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Database of Abstracts of Reviews of Effects (DARE): Quality-assessed Reviews [Internet]. York (UK): Centre for Reviews and Dissemination (UK); 1995-.

Database of Abstracts of Reviews of Effects (DARE): Quality-assessed Reviews [Internet].

The effects of high protein diets on thermogenesis, satiety and weight loss: a critical review

TL Halton and FB Hu.

Review published: 2004.

Link to full article: [Journal publisher]

CRD summary

The authors concluded that higher protein diets might increase weight loss in the short term, but further longer term research is required before definitive conclusions can be drawn. The limited search, lack of a validity assessment and poor reporting of review methods mean it is difficult to assess the reliability of these conclusions.

Authors' objectives

To determine the efficacy of high-protein diets on dietary thermogenesis, satiety, body weight and fat loss.

Searching

MEDLINE was searched for studies published in the English language; the search terms were reported. The reference lists of relevant reports were also screened.

Study selection

Study designs of evaluations included in the review

Randomised controlled trials (RCTs) were eligible for inclusion in the review; crossover design and parallel-group trials were included.

Specific interventions included in the review

Studies that compared a relatively high protein diet with a lower protein diet were included in the review. Where studies compared the high-protein diet with more than one other diet, the comparison selected was high-protein versus high-carbohydrate diet. The included studies compared a variety of different higher and lower protein diets (details were reported).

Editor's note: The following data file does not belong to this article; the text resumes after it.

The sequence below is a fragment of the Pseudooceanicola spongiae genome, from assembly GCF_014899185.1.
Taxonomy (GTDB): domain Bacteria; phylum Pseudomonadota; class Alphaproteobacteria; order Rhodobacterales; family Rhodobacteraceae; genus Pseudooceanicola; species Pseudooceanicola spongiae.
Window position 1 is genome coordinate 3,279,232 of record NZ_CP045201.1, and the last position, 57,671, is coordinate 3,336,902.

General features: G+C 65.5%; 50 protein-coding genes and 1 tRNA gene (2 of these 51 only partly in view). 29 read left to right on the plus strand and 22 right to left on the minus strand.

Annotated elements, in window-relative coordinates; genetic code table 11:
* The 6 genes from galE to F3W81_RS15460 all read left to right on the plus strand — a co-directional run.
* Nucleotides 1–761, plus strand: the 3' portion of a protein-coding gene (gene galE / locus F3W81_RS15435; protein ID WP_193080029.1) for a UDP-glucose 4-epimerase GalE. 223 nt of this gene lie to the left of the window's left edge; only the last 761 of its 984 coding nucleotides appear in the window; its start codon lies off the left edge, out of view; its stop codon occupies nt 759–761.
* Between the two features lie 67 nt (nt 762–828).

Participants included in the review

Inclusion criteria for the participants were not specified. The participants in the included studies varied considerably: healthy men and women, obese patients, obese hyperinsulinaemic and diabetic patients, older patients, the elderly and children.

Outcomes assessed in the review

It was clear that studies that assessed dietary thermogenesis, total weight change, total body fat change, satiety and subsequent energy intake after an isocaloric load were eligible for inclusion. The included studies used a variety of outcomes measures to assess thermogenesis (details were reported).

How were decisions on the relevance of primary studies made?

The authors did not state how the papers were selected for the review, or how many reviewers performed the selection.

Assessment of study quality

The authors did not state that they assessed validity.

Data extraction

The authors did not state how the data were extracted for the review, or how many reviewers performed the data extraction. For each study, outcome measures of interest were extracted along with levels of statistical significance.